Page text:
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DOUBLE MURDER, ON THE HOUSE
Far from being the idyllic home Carl Veelund envisioned when he built the grand mansion years ago, Prairie Lodge has become the keeper of many dark and terrible secrets. Now family members are dropping like flies: Two women are dead—and truths long hidden are about to be brought to light.
When restaurant reviewer-cum-sleuth Sophie Greenway stumbles upon an old diary, she has no idea it will toss her like a salad into the center of the tragedies unfolding at Prairie Lodge. It appears that being a dear friend to Carl’s daughter, Elaine, has become dangerous. For in a recipe that calls for murder, deceit, sibling rivalry, and old grudges that die hard, Sophie finds herself the main ingredient. . . .
Under the Cover
An excerpt from Death on a Silver Platter
"We're comin' home!" announced Henry Tahtinen, a crackle of noise on his end of the line.
Sophie stood behind a beat-up metal desk in a small room in the subbasement of the Maxfield Plaza, the voices of her maintenance men shouting all around her. A badly rusted pipe had burst a few minutes ago sending water gushing into a storage area. Already, her shoes were soaked. She had a vision of the water filling the storage room, rushing out the open door into the office where she was standing, covering her feet, then her knees, rising to her waist, and finally her neck. The only way out was a narrow stairway, which would be blocked by floating debris. She would die an ignominious death in the subbasement trying to swim her way up through thousands of rolls of wet toilet paper.
Sophie had an avid imagination. It was one of her more endearing qualities. "Where are you now?" she asked, watching two men carry a heavy trunk to safety.
"Bangkok. The Regent Hotel. We've spent the last two months in India and Nepal. Your mother's become a Buddhist."
Sophie could hear her mother in the background, protesting the comment. The last time Sophie had heard from her parents, they'd been in Tasmania.
"I had a hell of a time dragging her out of Katmandu," continued her father. "She couldn't get enough of the temples. She even learned to meditate. Me, I spent my time studying the vistas. 'Ah, another vista,' I'd say. Those Himalayas are hard to beat. While your mom soaked up the culture and lost her religion, I spent my time hiking. I'm in pretty good shape for an old geezer."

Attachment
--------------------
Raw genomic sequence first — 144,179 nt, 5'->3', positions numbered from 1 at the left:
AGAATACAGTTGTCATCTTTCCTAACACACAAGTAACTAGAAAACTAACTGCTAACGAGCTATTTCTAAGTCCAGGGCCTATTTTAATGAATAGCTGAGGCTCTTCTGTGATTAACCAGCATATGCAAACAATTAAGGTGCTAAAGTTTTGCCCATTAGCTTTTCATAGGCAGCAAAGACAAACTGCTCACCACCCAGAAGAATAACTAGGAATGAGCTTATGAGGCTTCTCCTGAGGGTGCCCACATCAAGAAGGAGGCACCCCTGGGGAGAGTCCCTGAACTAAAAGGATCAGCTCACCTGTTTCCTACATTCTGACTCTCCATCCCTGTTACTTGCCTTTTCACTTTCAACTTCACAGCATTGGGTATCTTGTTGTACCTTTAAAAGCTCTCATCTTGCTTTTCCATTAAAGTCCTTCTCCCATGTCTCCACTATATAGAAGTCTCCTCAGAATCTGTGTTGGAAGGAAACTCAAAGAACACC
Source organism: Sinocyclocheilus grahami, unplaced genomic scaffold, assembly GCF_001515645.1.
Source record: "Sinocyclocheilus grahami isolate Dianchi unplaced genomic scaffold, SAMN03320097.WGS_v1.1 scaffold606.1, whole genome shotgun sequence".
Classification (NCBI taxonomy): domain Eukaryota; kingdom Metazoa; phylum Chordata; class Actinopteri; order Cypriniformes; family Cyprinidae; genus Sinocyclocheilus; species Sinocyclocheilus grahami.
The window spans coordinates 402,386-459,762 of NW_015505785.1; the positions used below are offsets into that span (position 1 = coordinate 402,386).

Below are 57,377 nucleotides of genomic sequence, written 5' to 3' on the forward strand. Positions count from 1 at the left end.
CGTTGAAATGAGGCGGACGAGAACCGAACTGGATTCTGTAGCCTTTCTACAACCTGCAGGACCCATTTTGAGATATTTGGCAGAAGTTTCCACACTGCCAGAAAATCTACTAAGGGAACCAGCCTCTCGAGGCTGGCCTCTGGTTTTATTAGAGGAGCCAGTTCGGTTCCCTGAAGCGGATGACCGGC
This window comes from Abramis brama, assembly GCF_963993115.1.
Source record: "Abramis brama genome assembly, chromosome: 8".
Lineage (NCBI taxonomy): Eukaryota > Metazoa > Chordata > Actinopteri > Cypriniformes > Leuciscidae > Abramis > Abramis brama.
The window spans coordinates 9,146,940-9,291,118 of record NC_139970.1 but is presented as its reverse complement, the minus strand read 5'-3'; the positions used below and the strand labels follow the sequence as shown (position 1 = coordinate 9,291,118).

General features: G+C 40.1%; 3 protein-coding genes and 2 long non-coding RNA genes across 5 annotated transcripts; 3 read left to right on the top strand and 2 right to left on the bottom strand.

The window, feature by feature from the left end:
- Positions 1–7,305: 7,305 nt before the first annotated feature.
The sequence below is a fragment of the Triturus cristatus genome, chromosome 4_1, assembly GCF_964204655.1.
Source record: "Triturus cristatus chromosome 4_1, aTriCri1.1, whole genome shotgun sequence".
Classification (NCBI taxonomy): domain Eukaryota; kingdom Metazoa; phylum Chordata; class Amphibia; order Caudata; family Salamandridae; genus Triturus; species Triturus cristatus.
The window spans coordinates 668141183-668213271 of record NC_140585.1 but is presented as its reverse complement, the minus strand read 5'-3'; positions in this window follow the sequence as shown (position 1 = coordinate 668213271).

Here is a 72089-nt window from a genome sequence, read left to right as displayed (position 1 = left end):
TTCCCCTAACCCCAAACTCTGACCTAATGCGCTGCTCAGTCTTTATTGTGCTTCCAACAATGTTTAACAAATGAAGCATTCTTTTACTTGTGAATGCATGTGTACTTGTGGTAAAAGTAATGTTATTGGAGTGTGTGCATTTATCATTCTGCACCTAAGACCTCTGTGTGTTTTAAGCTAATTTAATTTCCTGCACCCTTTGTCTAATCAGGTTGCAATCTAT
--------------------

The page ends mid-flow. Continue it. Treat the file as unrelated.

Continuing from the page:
"Dad, you're not a geezer."
"Of course I am. My hair's about three shades grayer than it was when we left two years ago. God, has it been that long since I've seen you? How's everything at the hotel?"
"Fine," said Sophie, finding no reason to tell him about the pipe.
Before her parents had left on their world tour, they'd formally retired and handed the reins--or more accurately, sold the Maxfield Plaza for one dollar--to Sophie and her husband, Bram. Henry wanted to keep the hotel in the family. Rescuing the historic art deco landmark from the wrecking ball and restoring it to its former status as the premier hotel in downtown St. Paul had been his life's work, his claim to fame in the Twin Cities. Sophie loved the hotel almost as much as he did.
What she hadn't been thrilled about was the daunting task of taking over a family business that she knew very little about. She'd lived at the Maxfield when she was a teenager, worked the front desk before she left for college, but that didn't mean she had any real, hands-on experience running a major metropolitan hostelry. Her father insisted that his staff, primarily his general manager, Hildegard O'Malley, could teach her everything she needed to know.
The first year was a crash course. Sophie was constantly terrified that she'd screw up, so she worked like a madwoman, which could have put her marriage in jeopardy. Thankfully, Bram was a patient man. He was already well established in his own career as a talk-show host for a local radio station, so he gave her the time she needed with a minimum of grousing. From the beginning, he made it abundantly clear that he had no interest in running the hotel. He said her parents were kind to include him in the deal, but the Maxfield was her inheritance. She would have to run it.
After Sophie's parents had taken off for points unknown, Sophie and Bram sold their home in Minneapolis and settled into a beautiful apartment on the top floor of the hotel's north tower. They quickly discovered that they adored living at the Maxfield, loved all the amenities a hotel could provide. The change in their lives had brought new stresses and strains, but new opportunities as well.
By the second year, Sophie felt much more confident in her position, so confident that she took on the job of restaurant critic for the Minneapolis Times Register. This caused another round of grumbling from Bram. He insisted that he needed to make a date just to catch a glimpse of her. The truth was a little less dramatic, but still, all life, including married life, was a negotiation. When he learned that Rudy, Sophie's son, would be taking over the majority of the duties at the paper and that Sophie's involvement would have limits, the grousing turned to manageable murmurings.